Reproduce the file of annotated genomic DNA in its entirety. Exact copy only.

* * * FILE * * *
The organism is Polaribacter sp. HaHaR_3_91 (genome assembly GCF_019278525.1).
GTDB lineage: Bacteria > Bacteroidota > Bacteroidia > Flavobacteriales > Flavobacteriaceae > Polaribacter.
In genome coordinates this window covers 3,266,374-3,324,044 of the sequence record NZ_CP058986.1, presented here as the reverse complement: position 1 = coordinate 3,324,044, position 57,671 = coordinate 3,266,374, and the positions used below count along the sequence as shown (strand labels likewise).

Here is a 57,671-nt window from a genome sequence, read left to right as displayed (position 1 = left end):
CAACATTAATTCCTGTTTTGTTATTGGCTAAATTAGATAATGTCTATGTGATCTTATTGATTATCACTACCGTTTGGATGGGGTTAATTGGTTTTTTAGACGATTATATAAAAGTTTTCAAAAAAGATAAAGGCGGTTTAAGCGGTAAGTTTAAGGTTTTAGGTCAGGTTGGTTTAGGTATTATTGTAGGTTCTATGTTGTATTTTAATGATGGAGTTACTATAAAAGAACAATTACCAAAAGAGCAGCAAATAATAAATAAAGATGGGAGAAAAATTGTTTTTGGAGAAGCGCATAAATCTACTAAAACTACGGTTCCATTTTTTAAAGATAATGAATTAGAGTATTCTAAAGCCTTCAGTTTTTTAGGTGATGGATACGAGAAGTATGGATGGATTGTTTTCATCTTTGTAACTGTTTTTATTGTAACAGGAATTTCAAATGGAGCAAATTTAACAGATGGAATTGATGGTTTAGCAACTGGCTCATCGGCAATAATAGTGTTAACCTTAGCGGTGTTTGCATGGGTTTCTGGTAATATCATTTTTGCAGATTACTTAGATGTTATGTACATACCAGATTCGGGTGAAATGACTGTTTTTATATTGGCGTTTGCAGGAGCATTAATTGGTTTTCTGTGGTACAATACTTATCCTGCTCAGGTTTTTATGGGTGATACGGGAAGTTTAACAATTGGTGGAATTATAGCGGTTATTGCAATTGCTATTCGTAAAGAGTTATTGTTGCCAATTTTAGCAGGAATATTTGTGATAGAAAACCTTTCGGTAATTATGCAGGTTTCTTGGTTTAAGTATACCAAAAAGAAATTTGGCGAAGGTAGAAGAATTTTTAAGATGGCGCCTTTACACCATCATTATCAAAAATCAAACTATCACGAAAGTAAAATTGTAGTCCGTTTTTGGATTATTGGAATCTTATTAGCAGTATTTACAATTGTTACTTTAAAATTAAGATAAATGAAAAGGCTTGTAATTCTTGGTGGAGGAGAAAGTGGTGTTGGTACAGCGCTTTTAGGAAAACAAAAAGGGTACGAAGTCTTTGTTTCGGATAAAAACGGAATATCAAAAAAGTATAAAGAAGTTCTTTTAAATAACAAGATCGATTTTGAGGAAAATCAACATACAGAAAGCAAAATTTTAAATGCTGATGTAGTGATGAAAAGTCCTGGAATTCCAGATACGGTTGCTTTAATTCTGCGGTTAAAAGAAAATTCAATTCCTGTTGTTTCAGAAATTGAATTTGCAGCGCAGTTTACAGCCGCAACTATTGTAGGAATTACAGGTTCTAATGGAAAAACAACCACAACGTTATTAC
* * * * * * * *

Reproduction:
The organism is Polaribacter sp. HaHaR_3_91 (genome assembly GCF_019278525.1).
GTDB lineage: Bacteria > Bacteroidota > Bacteroidia > Flavobacteriales > Flavobacteriaceae > Polaribacter.
In genome coordinates this window covers 3,266,374-3,324,044 of the sequence record NZ_CP058986.1, presented here as the reverse complement: position 1 = coordinate 3,324,044, position 57,671 = coordinate 3,266,374, and the positions used below count along the sequence as shown (strand labels likewise).

Here is a 57,671-nt window from a genome sequence, read left to right as displayed (position 1 = left end):
CAACATTAATTCCTGTTTTGTTATTGGCTAAATTAGATAATGTCTATGTGATCTTATTGATTATCACTACCGTTTGGATGGGGTTAATTGGTTTTTTAGACGATTATATAAAAGTTTTCAAAAAAGATAAAGGCGGTTTAAGCGGTAAGTTTAAGGTTTTAGGTCAGGTTGGTTTAGGTATTATTGTAGGTTCTATGTTGTATTTTAATGATGGAGTTACTATAAAAGAACAATTACCAAAAGAGCAGCAAATAATAAATAAAGATGGGAGAAAAATTGTTTTTGGAGAAGCGCATAAATCTACTAAAACTACGGTTCCATTTTTTAAAGATAATGAATTAGAGTATTCTAAAGCCTTCAGTTTTTTAGGTGATGGATACGAGAAGTATGGATGGATTGTTTTCATCTTTGTAACTGTTTTTATTGTAACAGGAATTTCAAATGGAGCAAATTTAACAGATGGAATTGATGGTTTAGCAACTGGCTCATCGGCAATAATAGTGTTAACCTTAGCGGTGTTTGCATGGGTTTCTGGTAATATCATTTTTGCAGATTACTTAGATGTTATGTACATACCAGATTCGGGTGAAATGACTGTTTTTATATTGGCGTTTGCAGGAGCATTAATTGGTTTTCTGTGGTACAATACTTATCCTGCTCAGGTTTTTATGGGTGATACGGGAAGTTTAACAATTGGTGGAATTATAGCGGTTATTGCAATTGCTATTCGTAAAGAGTTATTGTTGCCAATTTTAGCAGGAATATTTGTGATAGAAAACCTTTCGGTAATTATGCAGGTTTCTTGGTTTAAGTATACCAAAAAGAAATTTGGCGAAGGTAGAAGAATTTTTAAGATGGCGCCTTTACACCATCATTATCAAAAATCAAACTATCACGAAAGTAAAATTGTAGTCCGTTTTTGGATTATTGGAATCTTATTAGCAGTATTTACAATTGTTACTTTAAAATTAAGATAAATGAAAAGGCTTGTAATTCTTGGTGGAGGAGAAAGTGGTGTTGGTACAGCGCTTTTAGGAAAACAAAAAGGGTACGAAGTCTTTGTTTCGGATAAAAACGGAATATCAAAAAAGTATAAAGAAGTTCTTTTAAATAACAAGATCGATTTTGAGGAAAATCAACATACAGAAAGCAAAATTTTAAATGCTGATGTAGTGATGAAAAGTCCTGGAATTCCAGATACGGTTGCTTTAATTCTGCGGTTAAAAGAAAATTCAATTCCTGTTGTTTCAGAAATTGAATTTGCAGCGCAGTTTACAGCCGCAACTATTGTAGGAATTACAGGTTCTAATGGAAAAACAACCACAACGTTATTAC